Hate those ugly error messages that PHP generates when it encounters an error in your scripts? Can't stand half-constructed Web pages? Well, maybe you should take a look at PHP's output control functions, which offer an interesting and powerful solution to the problem.
Let's take a closer look at the output control functions available in PHP. Everything begins with the ob_start() function, which actually initializes an output buffer for use within the script.
<?php// start buffering the outputob_start();?>
The ob_start() function doesn't really need much explanation. Call it, and an output buffer opens up, ready to intercept and suck in whatever output is generated by the script.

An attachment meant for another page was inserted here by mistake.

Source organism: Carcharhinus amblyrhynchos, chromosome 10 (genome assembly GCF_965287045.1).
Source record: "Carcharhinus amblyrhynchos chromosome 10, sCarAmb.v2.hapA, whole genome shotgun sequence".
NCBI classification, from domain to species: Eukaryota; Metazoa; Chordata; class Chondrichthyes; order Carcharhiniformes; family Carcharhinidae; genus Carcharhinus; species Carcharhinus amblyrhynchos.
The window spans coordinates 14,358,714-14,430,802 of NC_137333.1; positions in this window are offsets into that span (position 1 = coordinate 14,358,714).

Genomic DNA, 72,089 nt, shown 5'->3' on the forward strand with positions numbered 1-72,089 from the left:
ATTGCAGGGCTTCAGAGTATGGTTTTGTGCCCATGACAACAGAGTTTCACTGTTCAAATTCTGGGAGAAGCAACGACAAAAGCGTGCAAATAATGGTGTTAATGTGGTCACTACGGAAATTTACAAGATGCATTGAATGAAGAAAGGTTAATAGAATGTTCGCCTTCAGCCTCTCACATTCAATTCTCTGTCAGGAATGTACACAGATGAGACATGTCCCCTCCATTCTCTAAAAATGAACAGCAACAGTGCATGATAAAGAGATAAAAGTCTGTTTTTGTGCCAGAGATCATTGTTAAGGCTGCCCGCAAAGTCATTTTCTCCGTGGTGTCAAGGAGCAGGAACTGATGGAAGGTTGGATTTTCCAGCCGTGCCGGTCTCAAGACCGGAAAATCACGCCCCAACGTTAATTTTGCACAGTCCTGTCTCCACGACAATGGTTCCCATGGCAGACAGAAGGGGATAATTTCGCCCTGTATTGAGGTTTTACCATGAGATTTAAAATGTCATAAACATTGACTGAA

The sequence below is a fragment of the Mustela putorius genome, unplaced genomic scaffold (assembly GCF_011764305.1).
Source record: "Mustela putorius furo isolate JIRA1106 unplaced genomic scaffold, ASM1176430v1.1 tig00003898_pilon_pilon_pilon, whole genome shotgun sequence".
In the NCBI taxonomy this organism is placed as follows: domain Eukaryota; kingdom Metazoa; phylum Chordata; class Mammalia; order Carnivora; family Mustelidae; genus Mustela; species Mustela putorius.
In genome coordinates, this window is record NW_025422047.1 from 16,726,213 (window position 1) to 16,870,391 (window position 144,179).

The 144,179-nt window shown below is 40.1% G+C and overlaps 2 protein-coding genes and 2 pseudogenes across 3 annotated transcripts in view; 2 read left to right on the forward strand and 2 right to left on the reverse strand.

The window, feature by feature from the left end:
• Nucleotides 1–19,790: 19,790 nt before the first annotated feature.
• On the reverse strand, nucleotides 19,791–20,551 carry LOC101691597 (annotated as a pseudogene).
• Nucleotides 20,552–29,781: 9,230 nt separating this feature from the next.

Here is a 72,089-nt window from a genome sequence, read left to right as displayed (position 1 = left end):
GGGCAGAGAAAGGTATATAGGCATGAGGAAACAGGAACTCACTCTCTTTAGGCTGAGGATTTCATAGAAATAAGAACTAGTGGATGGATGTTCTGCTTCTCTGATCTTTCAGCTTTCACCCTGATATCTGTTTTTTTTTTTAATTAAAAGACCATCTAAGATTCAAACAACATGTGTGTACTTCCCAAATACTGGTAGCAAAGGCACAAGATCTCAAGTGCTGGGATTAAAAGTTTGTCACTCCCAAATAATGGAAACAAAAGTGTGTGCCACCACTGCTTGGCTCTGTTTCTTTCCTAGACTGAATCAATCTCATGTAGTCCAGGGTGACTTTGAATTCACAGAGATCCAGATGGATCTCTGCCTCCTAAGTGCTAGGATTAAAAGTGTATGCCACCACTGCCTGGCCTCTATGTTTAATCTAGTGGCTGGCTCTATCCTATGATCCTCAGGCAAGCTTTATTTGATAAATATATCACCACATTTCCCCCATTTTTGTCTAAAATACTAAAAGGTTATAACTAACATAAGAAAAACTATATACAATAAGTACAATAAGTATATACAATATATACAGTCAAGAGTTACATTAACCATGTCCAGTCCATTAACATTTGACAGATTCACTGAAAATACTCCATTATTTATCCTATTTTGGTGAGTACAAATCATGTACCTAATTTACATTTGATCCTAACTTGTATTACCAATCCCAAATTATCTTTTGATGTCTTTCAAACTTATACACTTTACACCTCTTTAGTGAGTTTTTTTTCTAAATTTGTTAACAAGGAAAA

As you will see in subsequent examples, it's possible to use this output buffer in combination with a user-defined handler to reprocess and modify the output of the script as it enters the buffer.
Once a buffer has been defined, the script proceeds to execute as usual. When you've decided that it's time to dispay the contents of the buffer to the user, you can simultaneously end output buffering and send the contents of the current buffer to the browser via a call to ob_end_flush().
<?php// print the contents of the bufferob_end_flush();?>
Thus, the ob_start() and ob_end_flush() functions act as a wrapper around your script, controlling the display of script output as per your whims and fancies.